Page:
April 1st, 2020|
As the coronavirus outbreak has officially become a global pandemic, it has had a number of dramatic effects on society and the economy, not the least of which is “social distancing.” But what does that even mean?
Essentially, social distancing means staying a minimum of six feet apart from other people to prevent the spread of the virus. Trying to maintain that distance at all points of the day can be a lot harder than you think.
Practicing social distancing means avoiding bars, restaurants, stores, and other venues that bring you in close contact with other people. When possible, it is also preferred to work from home – your desks at the office are almost definitely not six feet apart.
To enforce social distancing and slow the rate of infection, state and federal governments have called for a number of emergency measures in the last month. Here’s what you need to know, and how it may affect you.
Ohio Coronavirus Orders
Over a series of press conferences since the start of the outbreak, Ohio Governor Mike DeWine has made the following mandates:
- All Ohioans must stay at home through at least April 6, aside from the following exceptions:
- Essential activities for health and safety, such as visiting a doctor
- Outdoor activity, aside from playgrounds
- Gathering necessary supplies and services, such as food or toiletries
- Essential work, such as healthcare and energy
- Taking care of others
- Gatherings of more than 100 people are banned
- Bars and restaurants must close to dine-in patrons
- Nail salons, hair salons, barbershops, and tattoo parlors must close to all patrons
- Daycare centers must operate under a temporary pandemic childcare license (maximum of six children per room)
- Schools serving grades K-12 are on extended spring break until at least April 3, with the potential to remain closed through the remainder of the school year
- State-mandated educational testing is on hold
- Employees who do not receive paid sick leave from their employers may receive unemployment benefits if they are advised to self-isolate by a health care professional
- The standard waiting period to receive unemployment benefits is waived
- Jury trials are suspended
- Warrants will not be issued for failure to appear for traffic violations and non-violent misdemeanors
- Electric and gas utilities will not be shut off for failure to pay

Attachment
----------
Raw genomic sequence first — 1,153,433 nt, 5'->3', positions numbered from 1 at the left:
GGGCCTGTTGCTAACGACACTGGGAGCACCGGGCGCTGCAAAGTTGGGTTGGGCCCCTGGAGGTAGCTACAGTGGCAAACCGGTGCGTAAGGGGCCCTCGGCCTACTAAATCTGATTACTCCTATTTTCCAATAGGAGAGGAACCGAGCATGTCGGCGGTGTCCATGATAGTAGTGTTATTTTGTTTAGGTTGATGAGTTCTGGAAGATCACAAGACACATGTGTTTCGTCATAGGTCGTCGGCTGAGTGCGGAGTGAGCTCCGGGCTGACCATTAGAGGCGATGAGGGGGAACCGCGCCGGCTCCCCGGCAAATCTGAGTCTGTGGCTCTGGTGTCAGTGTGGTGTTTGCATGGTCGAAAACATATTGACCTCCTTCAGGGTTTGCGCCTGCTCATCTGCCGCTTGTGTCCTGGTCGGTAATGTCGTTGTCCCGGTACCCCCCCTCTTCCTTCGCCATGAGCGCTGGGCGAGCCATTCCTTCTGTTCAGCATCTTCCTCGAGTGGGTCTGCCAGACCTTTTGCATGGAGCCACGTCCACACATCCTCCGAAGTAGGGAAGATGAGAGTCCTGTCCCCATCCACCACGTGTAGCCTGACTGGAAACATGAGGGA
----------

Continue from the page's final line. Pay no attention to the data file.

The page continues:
- Foreclosures and evictions will be suspended through the end of April (by order of the Department of Housing and Urban Development)
- The majority (181 out of 186) of Ohio Bureau of Motor Vehicle locations will close
- Traffic tickets will not be written for drivers who are unable to renew their expired licenses due to the closing of the BMVs
- The Ohio National Guard will be deployed to help with food distribution
- Small businesses can apply for low-interest long-term loans to help with closures
What Is Considered “Essential” Work?
Many businesses are going full-remote or closing completely in the wake of the pandemic to prevent its spread. The exception is, of course, those deemed “essential.
The U.S. Department of Homeland Security has created a list of industries and workers that are needed on-site, rather than remote, and should remain open. This list is not a federal order, but a set of guidelines.
- Healthcare (such as doctors, nurses, caregivers, pharmacists, etc.) and public health (such as social workers, funeral and cemetery workers, laboratory personnel and researchers, etc.)
- Law enforcement, public safety (including emergency management personnel), and first responders (including 911 call center workers)
- Food and agriculture (including grocery store workers, delivery drivers, and warehouse workers)
- Energy (including telecommunications, utility workers, engineers, and cybersecurity)
- Water and wastewater
- Transportation and logistics (such as trash collectors, postal workers, air traffic controllers, truck stop and rest area workers, etc.)
- Public works (such as workers who operate, inspect, and maintain dams, bridges, sewer mains, etc.)
- Communications and information technology (such as workers who support media service, data center employees, satellite technicians, etc.)
- Other community-based government operations and essential functions (such as elections personnel, trade officials, customs workers, weather forecasters, etc.)
- Critical manufacturing (including food and agriculture, chemical, nuclear, medical supply chain, defense, etc.)
- Hazardous materials (such as nuclear, medical waste, and laboratories processing test kits)
- Financial services
- Chemical (including workers who transport basic raw chemical materials to manufacturing plants for hand sanitizer, paper products, and other essential goods)
- Defense (including security personnel, intelligence support, aircraft and weapon systems mechanics, etc.)
If you want to learn more about current updates in the fight against coronavirus, please visit the Ohio Department of Health’s website.
While Nurenberg Paris’s physical office is closed in compliance with state recommendations, we know that our services are still essential to our clients. We will remain available remotely to answer questions, advance accident victims’ cases, and help get you the money you so sorely need after your injury. Don’t hesitate to contact us 24/7 to be connected to a member of our team.